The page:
FEMI ARIBISALA AND OGUNLEWE
I talked about some Yoruba people, their confusion, their distractions, distortions ill motives and selfishness. But more importantly their pettiness just because they have minor disagreement with individuals or are hoping to harvest Igbo electoral potentials. Two very good instances surfaced in articles recently. One from one Femi Aribisala who practically handed Lagos over to Ndigbo for Governor because he and his parents encountered Late Chief Remi Fani Kayode, Femi’s late father in unpleasant circumstances almost 50 years ago. It was the most distasteful article I have read in a long time.
I shall not dwell on the unimportant in regards to this individual. It is left to the people of Ikorodu to call him by his true name. The severity of that verdict will reflect the values of the Ikorodu people and I know them. They are true sons of their parents.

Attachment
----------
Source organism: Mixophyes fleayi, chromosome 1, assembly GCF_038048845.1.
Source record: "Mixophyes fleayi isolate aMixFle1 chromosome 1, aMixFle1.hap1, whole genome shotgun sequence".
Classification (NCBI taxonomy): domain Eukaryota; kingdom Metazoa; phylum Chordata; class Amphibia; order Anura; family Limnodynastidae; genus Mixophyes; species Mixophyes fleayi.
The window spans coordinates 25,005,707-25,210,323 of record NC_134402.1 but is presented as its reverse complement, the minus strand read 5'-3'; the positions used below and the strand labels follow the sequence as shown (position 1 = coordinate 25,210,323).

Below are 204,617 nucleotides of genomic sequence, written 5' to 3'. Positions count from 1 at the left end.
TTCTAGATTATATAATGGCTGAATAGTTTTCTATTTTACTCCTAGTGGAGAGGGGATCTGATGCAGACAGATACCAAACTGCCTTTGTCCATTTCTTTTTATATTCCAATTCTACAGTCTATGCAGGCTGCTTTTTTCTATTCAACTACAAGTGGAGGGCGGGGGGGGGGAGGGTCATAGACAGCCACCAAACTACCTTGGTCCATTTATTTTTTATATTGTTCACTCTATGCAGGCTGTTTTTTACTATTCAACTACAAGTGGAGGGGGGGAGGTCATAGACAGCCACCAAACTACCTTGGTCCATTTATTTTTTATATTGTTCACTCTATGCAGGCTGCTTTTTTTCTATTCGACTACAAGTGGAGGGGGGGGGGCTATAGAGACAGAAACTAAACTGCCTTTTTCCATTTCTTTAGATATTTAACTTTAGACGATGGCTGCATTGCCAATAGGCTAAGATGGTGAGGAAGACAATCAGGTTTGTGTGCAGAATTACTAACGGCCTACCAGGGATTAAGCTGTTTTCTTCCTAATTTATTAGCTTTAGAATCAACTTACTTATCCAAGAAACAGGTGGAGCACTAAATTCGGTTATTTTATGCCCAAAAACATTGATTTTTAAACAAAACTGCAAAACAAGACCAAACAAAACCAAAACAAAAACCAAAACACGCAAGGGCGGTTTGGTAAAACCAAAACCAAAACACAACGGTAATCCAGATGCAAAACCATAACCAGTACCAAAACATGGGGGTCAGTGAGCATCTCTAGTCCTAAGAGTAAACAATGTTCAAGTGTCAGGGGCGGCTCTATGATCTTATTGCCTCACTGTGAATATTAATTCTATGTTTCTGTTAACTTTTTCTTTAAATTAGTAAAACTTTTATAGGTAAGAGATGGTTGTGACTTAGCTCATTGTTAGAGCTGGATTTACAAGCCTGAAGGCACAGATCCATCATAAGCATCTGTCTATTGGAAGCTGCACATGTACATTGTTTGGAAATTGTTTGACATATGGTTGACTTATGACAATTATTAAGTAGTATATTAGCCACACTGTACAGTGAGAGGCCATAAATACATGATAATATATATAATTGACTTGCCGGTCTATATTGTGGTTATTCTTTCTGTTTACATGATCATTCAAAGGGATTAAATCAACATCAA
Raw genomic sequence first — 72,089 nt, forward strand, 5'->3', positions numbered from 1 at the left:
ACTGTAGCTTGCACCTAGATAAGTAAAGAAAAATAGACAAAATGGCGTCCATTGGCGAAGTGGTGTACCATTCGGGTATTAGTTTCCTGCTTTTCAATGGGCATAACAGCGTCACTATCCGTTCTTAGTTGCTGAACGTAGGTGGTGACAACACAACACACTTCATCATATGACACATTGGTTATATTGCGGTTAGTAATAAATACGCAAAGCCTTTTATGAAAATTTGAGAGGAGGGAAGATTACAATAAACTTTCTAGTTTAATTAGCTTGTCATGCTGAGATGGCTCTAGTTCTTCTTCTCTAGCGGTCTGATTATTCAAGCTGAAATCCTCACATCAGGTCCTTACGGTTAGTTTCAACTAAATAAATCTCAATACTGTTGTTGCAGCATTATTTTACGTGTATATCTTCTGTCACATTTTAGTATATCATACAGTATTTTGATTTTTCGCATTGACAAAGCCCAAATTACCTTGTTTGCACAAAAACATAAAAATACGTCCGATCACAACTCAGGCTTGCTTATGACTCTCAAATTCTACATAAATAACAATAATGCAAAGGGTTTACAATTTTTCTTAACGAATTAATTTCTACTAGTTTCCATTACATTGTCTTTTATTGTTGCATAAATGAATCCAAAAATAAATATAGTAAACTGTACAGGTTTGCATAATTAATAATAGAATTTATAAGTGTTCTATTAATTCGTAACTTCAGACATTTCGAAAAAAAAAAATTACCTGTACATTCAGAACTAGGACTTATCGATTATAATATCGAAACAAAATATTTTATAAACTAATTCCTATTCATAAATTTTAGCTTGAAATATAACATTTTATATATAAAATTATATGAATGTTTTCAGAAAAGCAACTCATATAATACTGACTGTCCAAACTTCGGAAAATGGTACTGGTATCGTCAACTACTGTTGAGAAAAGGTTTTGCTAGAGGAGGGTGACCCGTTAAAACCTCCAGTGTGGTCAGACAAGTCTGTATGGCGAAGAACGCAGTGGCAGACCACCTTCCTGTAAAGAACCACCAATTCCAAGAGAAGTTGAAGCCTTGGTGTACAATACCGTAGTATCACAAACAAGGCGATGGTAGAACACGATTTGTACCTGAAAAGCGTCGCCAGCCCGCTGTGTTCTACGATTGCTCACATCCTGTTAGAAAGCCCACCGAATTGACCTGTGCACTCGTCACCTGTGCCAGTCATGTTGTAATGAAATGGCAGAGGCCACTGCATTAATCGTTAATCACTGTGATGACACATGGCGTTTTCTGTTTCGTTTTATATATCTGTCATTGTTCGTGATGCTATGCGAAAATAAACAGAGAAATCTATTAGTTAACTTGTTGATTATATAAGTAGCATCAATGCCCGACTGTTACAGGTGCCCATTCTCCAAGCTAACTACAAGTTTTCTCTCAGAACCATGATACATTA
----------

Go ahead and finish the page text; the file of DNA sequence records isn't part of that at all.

As Minister of Works at Abuja, Ogunlewe did nothing to ameliorate the troublesome hold ups at Ikorodu while he concentrated all his energy on Kubwa, Katsina and Mokwa roads. But that did not make his larger than life image of “Akotileta” which he enjoys today as that man who as Minister prevented the vegetation of Lagos and formed a flotilla of miscreants around the Marina attacking all motorists and collecting tolls. These are not my concern. For our children’s sake, I want us to examine what this man said in reaction to current Igbo Yoruba debate.
He said, “The arrival of Dr. Namdi Azikiwe to Lagos in 1937 from Accra after his studies in the United States, stimulated the political and cultural environment of Lagos as no other has before or after him. Zik literally resurrected the wizard of Kirsten hall from political death. Zik represented Lagos in the western house. The NCNC was the power in Lagos, and not the Action Group. The Igbo were prominent in the governance of Lagos in the Lagos City Hall.”
What a patriot, what a lover of unity. My questions to Ogunlewe are as follows:
I. Is Lagos a No man’s Land because it allowed Azikiwe his oratory? Simple yes or no will suffice
II. Was Nnamdi Azikiwe the sole founder of NCNC? The first leader of that party, Herbert Macaulay, was he Igbo? Where were the H.O. Davies of those times and so many prominent Yoruba sons who gave accommodation and comfort to Azikiwe after he was thrown out of Ghana?